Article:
10 Rathbone Place
T 020 7636 3838
F 020 7636 5659
Union Wharf is a mid terrace canal side property built within the footprint of a converted factory building. The aspiration of the project was to transform a dated, underperforming and compromised couple’s dwelling into a contemporary, energy efficient and spatially generous family home. Works consisted of a full refurbishment and remodel of the two storey property including the replacement and extension of an existing roof top conservatory; transforming it from an unusable store room into a habitable space that can be used all year round. The approach throughout the project was to use moderately priced materials, adding value through thoughtful, crafted details and care during execution.
The footprint of the existing conservatory was increased to create a flexible space that can either be used as a guest suite, lounge and/ or study. Located along Regents Canal, the new roof top structure is inspired by canal boats incorporating an enveloping oak and ash interior.
Timber and steel flitched components create structural legibility adding rhythm and texture whilst enhancing the perception of volume. The layered south elevation maximises light, views and enhances connectivity with the terrace and sky.
Inspired by the former industrial use of the building, the material palette of the ground floor incorporates raw and uncovered finishes such as the original concrete soffit. In contrast to this, elements such as the kitchen, fixtures and fittings are precisely detailed, warm in colour and texture to create a unique material palette with a contemporary yet homely atmosphere.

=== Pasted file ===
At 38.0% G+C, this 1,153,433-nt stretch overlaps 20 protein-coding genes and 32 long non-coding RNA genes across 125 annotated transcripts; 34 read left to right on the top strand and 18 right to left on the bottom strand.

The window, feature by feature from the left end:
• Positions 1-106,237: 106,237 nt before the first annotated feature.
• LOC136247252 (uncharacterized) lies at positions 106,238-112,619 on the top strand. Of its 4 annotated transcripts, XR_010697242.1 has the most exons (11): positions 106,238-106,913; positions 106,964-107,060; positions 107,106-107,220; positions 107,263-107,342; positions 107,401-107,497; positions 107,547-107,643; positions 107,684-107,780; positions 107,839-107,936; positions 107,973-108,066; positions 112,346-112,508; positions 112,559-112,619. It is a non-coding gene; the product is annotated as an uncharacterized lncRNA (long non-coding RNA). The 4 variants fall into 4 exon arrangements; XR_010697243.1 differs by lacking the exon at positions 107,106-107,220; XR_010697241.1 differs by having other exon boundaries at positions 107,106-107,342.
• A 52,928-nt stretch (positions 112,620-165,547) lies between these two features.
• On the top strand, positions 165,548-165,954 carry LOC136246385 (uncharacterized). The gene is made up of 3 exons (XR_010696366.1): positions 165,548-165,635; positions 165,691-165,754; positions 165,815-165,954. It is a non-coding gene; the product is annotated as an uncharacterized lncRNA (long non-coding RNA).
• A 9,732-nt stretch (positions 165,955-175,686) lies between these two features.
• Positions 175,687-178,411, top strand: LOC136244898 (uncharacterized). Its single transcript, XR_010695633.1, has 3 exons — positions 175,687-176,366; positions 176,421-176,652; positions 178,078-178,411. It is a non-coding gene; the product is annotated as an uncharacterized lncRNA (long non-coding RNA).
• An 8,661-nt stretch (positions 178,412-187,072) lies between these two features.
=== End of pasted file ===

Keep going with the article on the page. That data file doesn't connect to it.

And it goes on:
Bespoke rotating window shutters fabricated from fluted glass provide privacy from users of the canal tow path whilst maximising natural light and views.
The primary living space at ground floor was reconfigured to resolve the disconnection of the kitchen, lounge and dining spaces. A sliding glass partition allows a new playroom to be concealed or connected when appropriate to the main living space.
All images courtesy of Nicholas Szczepaniak Architects
Nicholas Szczepaniak Architects
Nicholas Szczepaniak Architects is an RIBA chartered architecture and design practice based in Soho, London, UK.
Nicholas is a graduate of the University of Newcastle, University of Westminster and the Bartlett, University College London. His thesis project was awarded several awards, notably the RIBA Silver Medal in 2009 and 2011 Archiprix International Award for worlds best graduation project. He was also the recipient of the BD Class of 2009 and Make architects Sustainability Award.His work has been published and exhibited internationally including at the The Royal Academy, London, The Barbican Centre, London, Guggenheim Museum, New York and The Bin Matar House, Bahrain.